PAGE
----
2008 SOCIETY FOR ASIAN MUSIC KEYNOTE LECTURE SUNDAY, OCTOBER 26, 2008 12:30-1:30PM
This keynote lecture will be delivered at the Society for Asian Music’s annual membership meeting, held in conjunction with the Society for Ethnomusicology annual conference at Wesleyan University (October 25-28, 2008). Please refer to the conference program for the location of this lecture.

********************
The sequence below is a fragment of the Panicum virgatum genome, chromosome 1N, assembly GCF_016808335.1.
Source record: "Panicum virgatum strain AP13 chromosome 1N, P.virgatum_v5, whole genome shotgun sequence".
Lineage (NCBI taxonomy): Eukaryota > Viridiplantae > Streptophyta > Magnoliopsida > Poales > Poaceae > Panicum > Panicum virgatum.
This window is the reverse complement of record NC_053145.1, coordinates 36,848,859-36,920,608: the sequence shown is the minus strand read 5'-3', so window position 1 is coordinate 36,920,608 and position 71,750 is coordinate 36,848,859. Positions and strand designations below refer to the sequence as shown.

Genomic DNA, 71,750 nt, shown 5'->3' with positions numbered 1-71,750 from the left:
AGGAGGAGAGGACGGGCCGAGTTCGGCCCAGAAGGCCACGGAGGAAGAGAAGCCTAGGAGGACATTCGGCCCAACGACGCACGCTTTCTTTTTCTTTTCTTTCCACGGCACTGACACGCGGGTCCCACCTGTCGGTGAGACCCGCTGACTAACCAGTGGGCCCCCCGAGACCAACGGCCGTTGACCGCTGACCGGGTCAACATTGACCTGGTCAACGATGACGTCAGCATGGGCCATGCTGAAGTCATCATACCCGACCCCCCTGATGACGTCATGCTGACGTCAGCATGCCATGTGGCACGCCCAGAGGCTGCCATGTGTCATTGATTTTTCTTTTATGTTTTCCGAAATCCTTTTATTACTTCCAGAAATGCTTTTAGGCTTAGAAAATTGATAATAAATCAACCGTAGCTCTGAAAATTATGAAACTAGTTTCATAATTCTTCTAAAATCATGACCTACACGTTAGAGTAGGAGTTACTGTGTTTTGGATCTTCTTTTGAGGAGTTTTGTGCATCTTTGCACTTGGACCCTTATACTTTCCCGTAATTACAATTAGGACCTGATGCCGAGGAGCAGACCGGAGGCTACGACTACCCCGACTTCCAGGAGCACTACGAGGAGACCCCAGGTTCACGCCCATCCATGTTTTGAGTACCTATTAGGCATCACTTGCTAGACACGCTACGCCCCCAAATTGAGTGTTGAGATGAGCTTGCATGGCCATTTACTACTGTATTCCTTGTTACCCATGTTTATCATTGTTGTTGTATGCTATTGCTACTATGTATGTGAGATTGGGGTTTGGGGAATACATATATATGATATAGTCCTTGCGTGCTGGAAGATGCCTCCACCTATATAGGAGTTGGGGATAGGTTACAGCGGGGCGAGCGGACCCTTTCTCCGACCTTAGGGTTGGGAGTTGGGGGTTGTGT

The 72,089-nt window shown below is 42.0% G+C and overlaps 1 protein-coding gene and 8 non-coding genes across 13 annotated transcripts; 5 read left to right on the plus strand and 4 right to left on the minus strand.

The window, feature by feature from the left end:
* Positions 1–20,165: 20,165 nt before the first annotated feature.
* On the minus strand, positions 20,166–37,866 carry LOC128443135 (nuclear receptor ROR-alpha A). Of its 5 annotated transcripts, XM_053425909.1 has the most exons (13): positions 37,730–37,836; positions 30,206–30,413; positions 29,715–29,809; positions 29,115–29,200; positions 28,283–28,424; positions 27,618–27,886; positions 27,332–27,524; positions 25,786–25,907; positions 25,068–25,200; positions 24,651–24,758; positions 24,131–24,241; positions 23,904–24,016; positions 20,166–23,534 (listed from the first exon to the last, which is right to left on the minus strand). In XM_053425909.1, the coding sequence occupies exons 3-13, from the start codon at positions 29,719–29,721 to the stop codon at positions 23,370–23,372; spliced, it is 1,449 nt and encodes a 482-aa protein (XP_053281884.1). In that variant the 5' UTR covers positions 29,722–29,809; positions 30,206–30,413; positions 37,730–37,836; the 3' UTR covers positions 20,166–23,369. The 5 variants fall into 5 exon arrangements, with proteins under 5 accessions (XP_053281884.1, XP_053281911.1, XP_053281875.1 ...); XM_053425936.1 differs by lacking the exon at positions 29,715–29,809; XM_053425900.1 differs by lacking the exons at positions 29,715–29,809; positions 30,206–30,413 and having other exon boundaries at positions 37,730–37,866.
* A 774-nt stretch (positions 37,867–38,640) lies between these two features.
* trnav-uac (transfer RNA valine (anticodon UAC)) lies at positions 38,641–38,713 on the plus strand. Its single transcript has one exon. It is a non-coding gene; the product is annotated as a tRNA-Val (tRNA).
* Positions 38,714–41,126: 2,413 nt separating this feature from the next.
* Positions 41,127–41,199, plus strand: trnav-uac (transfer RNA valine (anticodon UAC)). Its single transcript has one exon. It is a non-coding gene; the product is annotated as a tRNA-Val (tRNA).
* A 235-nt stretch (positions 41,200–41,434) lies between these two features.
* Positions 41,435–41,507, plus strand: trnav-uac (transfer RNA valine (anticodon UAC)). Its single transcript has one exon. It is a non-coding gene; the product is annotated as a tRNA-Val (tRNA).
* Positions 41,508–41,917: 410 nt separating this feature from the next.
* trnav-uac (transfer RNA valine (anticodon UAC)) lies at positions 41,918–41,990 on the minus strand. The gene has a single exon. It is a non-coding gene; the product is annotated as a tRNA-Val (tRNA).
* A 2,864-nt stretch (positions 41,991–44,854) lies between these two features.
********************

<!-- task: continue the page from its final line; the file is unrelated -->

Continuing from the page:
ISLAM, COLONIALISM, AND JAVANESE PERFORMING ARTS: THE LOST GAMELAN OF GRESIK SUMARSAM (WESLEYAN UNIVERSITY) Ethnomusicologists interested in historical inquiry into non-western musics are usually hampered by a lack of written sources. The study of gamelan history is no exception. Although some European and Javanese sources give us glimpses of early Javanese musical life, their factual accuracy must be scrutinized. The present study is an attempt to address issues of historiography through the case study of a disappearing gamelan culture in Gresik, a town on the eastern north coast of Java. According to tradition and scholarly speculation, the growth of elite Islamic commercialism in the north-coastal area of Java during the early period of Islamization (circa 16th century) fueled intensive cultural development in the area. While written and oral sources (European and Javanese) from later centuries often refer to this development, contemporaneous sources cannot be found to support the argument. Some sources describe an era of vigorous performance of gamelan and its related arts in Gresik up to the mid 19th century. The situation in Gresik today, however, presents a different picture. Several gamelan types, large musical repertoires, lively dances and dance-dramas, and the center of gamelan making mentioned in our early sources cannot be found, and appear to have been forgotten by Gresikians. How do we explain this loss of gamelan culture in Gresik? I will address this question by looking at the changing perspective of Islam, the effect of colonialism, and the encroachment of the Central Javanese Mataram kingdom on East Javanese states. What emerges from this study is the conclusion that, ultimately, a formerly resilient gamelan culture has been extinguished by wars and changes in religious attitudes.